Four years ago, Bart Heynen started work on his project Dads. In fact, his first research meeting for the book took place on the day that Hillary Clinton gave her concession speech, during which she told her supporters to accept that Donald Trump would become the president. This date has prominence for many reasons, but notably for the fact that the rise of the Trump presidency gave way to many hateful attacks on the LGBTQIA+ community. So to then see a compilation of more than 40 US families come together as a comprehensive depiction of gay fatherhood is more than impactful; it denotes a sense of pride and joy. Its pages are now published in hardcover by powerHouse Books, printed and bound by Editorial Bortolazzi Stei (EBS).
“I am a gay dad myself,” Bart tells It’s Nice That of his reasons for focusing on this subject. “I was very interested in getting to know other gay dads. We all come from straight parents and have very few role models. So I wanted to see what other families with gay dads were like. Also, for my kids, it was important to meet other dads and kids. They were the only ones with two gay dads in their school.”
Currently based in New York City, the Belgian photographer and his and husband have two ten year old sons named Ethan and Noah. Bart’s background is in cinematography, which he studied at Sint Lucas in Brussels before pursuing a masters in art history. Post-graduation he launched into a career as a TV producer for a few years, before realising how he wasn’t much a fan of working in large teams. That’s the moment that he decided to become a freelance photographer, steering his career towards working on editorials in Belgium and The Netherlands, all the while publishing two monographs which arose alongside his commercial jobs. The first was a monograph named Waterlanders (2011), “a bundle of portraits of well-known people who are crying,” he notes, while the second, Slapers (2016), sees well-known people sleeping in their beds.
Dads, on the other hand, is his first book published in the US. It was created over a number of years, meaning that while photographing his subjects, Bart became particularly close to them: “they became my extended family,” he says. This grew to such lengths that he’d often visit on several occasions, taking their familial picture with a touch of warmth and respect. “Sometimes I took the kids,” he adds, which only added to the natural aura of working with these families – they who also have their own children. “The more at ease everybody is with each other, the better the results. Most of the time during the first hour of the shoot you end up with an empty basket. After this initial phase, things become more interesting and you as a photographer become less visible. While photographing these families I wanted to show that they are just like any other family, but at the same time have their own unique characteristics.”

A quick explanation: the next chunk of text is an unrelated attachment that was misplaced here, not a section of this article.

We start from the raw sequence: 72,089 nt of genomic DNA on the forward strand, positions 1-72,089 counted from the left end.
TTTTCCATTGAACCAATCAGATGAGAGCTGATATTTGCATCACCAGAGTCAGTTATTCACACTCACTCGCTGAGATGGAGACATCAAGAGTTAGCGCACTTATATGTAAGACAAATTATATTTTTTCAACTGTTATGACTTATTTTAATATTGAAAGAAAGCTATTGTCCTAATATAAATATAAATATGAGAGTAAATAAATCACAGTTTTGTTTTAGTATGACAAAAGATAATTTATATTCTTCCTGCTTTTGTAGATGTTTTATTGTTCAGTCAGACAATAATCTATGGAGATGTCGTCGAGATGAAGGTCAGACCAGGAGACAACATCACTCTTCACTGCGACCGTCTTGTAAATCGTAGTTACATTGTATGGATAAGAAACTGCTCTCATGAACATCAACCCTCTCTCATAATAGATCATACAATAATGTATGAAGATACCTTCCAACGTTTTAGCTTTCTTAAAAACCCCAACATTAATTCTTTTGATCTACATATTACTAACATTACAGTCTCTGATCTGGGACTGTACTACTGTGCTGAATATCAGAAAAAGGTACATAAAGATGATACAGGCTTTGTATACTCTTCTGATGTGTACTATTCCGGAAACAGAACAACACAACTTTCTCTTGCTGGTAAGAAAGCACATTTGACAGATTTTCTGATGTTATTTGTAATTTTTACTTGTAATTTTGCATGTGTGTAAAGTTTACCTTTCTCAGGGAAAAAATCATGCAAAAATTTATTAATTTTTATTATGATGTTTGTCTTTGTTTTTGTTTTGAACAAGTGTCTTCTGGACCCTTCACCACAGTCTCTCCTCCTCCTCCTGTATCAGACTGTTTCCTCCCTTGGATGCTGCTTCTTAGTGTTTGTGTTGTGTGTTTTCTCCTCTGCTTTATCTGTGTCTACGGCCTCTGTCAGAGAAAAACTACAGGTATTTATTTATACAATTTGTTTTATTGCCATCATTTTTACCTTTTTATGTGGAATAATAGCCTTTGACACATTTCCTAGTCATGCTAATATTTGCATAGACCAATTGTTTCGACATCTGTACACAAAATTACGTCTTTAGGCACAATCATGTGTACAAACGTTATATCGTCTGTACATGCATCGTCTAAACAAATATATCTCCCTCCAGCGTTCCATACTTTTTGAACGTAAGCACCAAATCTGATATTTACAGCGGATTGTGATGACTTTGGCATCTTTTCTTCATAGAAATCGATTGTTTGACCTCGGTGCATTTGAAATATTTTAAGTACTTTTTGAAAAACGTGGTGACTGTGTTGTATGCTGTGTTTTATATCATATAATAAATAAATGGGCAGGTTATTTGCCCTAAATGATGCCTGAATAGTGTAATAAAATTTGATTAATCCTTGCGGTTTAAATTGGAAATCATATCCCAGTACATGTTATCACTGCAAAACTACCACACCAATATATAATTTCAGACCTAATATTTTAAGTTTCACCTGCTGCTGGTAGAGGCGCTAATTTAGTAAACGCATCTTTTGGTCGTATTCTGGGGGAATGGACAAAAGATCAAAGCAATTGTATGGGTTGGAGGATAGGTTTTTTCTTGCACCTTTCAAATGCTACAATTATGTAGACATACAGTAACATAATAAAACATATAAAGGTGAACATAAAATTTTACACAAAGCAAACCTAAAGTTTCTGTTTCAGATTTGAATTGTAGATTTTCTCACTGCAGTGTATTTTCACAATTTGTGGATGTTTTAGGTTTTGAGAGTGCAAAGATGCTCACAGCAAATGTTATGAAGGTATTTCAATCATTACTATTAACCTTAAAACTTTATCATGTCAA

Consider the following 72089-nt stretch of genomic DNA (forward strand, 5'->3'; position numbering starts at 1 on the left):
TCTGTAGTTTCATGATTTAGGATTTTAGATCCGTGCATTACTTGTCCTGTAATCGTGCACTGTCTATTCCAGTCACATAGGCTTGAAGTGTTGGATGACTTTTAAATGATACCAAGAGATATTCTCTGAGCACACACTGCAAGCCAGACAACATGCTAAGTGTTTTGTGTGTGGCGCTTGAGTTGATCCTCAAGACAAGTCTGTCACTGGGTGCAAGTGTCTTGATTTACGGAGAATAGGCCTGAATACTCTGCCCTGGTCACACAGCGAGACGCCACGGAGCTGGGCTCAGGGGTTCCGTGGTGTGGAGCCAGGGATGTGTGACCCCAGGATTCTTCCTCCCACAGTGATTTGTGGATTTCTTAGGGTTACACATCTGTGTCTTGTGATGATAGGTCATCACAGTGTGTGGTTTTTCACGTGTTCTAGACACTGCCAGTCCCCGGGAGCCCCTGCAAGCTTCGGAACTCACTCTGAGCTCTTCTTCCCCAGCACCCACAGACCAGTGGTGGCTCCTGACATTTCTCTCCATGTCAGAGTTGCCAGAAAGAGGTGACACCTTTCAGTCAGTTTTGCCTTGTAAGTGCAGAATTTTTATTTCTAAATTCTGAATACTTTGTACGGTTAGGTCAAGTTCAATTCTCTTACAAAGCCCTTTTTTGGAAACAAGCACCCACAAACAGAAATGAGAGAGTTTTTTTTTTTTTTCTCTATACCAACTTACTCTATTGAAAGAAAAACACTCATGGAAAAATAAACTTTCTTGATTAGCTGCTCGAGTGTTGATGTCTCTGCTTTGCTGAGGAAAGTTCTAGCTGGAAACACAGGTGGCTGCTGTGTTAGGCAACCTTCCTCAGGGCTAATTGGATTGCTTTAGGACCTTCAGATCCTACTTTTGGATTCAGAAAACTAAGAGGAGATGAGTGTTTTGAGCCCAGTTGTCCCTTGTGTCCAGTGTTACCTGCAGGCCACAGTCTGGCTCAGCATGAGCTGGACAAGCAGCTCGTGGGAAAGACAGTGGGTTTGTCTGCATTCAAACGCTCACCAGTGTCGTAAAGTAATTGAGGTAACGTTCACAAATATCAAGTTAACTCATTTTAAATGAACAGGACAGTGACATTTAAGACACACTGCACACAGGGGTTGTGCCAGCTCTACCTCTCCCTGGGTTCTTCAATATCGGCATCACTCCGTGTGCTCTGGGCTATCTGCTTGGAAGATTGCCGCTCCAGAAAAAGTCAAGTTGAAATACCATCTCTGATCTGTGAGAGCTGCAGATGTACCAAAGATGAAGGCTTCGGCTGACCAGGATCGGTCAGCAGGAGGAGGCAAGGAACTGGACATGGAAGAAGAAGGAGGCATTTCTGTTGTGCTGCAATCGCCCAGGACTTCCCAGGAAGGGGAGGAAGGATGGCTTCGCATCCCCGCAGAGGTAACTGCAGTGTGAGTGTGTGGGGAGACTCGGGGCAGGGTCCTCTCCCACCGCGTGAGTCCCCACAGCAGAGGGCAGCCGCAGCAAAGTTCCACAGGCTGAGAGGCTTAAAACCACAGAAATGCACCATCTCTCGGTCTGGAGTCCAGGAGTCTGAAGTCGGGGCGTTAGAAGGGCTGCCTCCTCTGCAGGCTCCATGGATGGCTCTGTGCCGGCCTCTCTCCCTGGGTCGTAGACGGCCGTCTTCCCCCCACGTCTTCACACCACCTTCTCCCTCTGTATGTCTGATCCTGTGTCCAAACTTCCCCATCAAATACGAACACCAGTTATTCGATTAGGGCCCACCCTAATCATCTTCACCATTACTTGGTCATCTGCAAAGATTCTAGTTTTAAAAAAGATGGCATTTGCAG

Take Txema and Pablo, for instance, who Bart documented with their newborn son on the morning of his birth. During this highly intimate and transformative moment, Bart had photographed the couple in the hospital room, with their surrogate next door. Cropped and zoomed, the resultant image warmly places the child in the centre frame. “The photograph included their heads but I decided to crop it and focus on the chest, hands and the baby,” says Bart. “No distractions; an in-your-face kind of photograph. No change of misinterpreting the content. The touching of the hands and hair on the chest confirm it. These are two dads holding their baby.” Bart never typically crops his imagery, so this was certainly an off-chance for him. But, a necessary and welcomed move no less, considering the gentle juxtaposition between old and new, with emphasis placed on their new familial bond.
In another photo, you’ll stumble across Eli and David who had invited Bart to a party in their house, “with nothing but gay men,” he recalls. The group are huddled amongst each other, comfortably sitting on chairs or the floor, and enjoying each other’s company as they embrace and play with their children. “For them,” he continues, “it is important to keep on living the same social life as before they became gay fathers. All these men have taken care of their babies at one point – it takes ‘the’ village to raise a child.”
Then there’s Dimitry and Robert with their children, Maxim and Mila. The picture itself has won several awards, and Martin Parr has even commented on its success as being “a mixture of pride and curiosity”. The composition is powerful but relaxed, with all four subjects sat topless on the sofa; “love” and “dream” are ornamentally displayed in the background. It’s the first image that Bart edited for the book, with the rest following suit in its diverse depiction of parenting. “I hope they see love and commitment,” Bart concludes of the book’s impact. “I hope they realise that everybody has the right to create a family, regardless of their sexual orientation.”
Me and Rob with Ethan and Noah at 630 AM. Antwerp, Belgium © Bart Heynen from 'Dads' published by powerHouse Books
About the Author
Ayla is a London-based freelance writer, editor and consultant specialising in art, photography, design and culture. After joining It’s Nice That in 2017 as editorial assistant, she was interim online editor in 2022/2023 and continues to work with us on a freelance basis. She has written for i-D, Dazed, AnOther, WePresent, Port, Elephant and more, and she is also the managing editor of design magazine Anima.